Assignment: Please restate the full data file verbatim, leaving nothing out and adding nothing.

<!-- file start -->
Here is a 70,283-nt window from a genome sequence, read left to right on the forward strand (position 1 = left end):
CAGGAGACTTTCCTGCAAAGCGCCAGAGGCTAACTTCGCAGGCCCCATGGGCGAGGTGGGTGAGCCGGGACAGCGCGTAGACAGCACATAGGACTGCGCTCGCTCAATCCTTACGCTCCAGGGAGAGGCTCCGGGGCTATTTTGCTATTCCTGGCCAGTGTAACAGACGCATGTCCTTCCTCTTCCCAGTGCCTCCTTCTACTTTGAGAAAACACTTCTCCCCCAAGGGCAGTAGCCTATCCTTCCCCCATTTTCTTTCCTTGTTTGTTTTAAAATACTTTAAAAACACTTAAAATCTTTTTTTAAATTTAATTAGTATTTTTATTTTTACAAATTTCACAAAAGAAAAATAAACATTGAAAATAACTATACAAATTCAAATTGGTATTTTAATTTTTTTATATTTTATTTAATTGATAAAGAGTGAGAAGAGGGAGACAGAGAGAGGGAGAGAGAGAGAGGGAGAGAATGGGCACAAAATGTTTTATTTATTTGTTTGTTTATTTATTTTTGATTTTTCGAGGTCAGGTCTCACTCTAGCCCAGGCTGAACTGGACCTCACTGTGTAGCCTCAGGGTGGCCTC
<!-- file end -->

Here is a 70,283-nt window from a genome sequence, read left to right on the forward strand (position 1 = left end):
CAGGAGACTTTCCTGCAAAGCGCCAGAGGCTAACTTCGCAGGCCCCATGGGCGAGGTGGGTGAGCCGGGACAGCGCGTAGACAGCACATAGGACTGCGCTCGCTCAATCCTTACGCTCCAGGGAGAGGCTCCGGGGCTATTTTGCTATTCCTGGCCAGTGTAACAGACGCATGTCCTTCCTCTTCCCAGTGCCTCCTTCTACTTTGAGAAAACACTTCTCCCCCAAGGGCAGTAGCCTATCCTTCCCCCATTTTCTTTCCTTGTTTGTTTTAAAATACTTTAAAAACACTTAAAATCTTTTTTTAAATTTAATTAGTATTTTTATTTTTACAAATTTCACAAAAGAAAAATAAACATTGAAAATAACTATACAAATTCAAATTGGTATTTTAATTTTTTTATATTTTATTTAATTGATAAAGAGTGAGAAGAGGGAGACAGAGAGAGGGAGAGAGAGAGAGGGAGAGAATGGGCACAAAATGTTTTATTTATTTGTTTGTTTATTTATTTTTGATTTTTCGAGGTCAGGTCTCACTCTAGCCCAGGCTGAACTGGACCTCACTGTGTAGCCTCAGGGTGGCCTC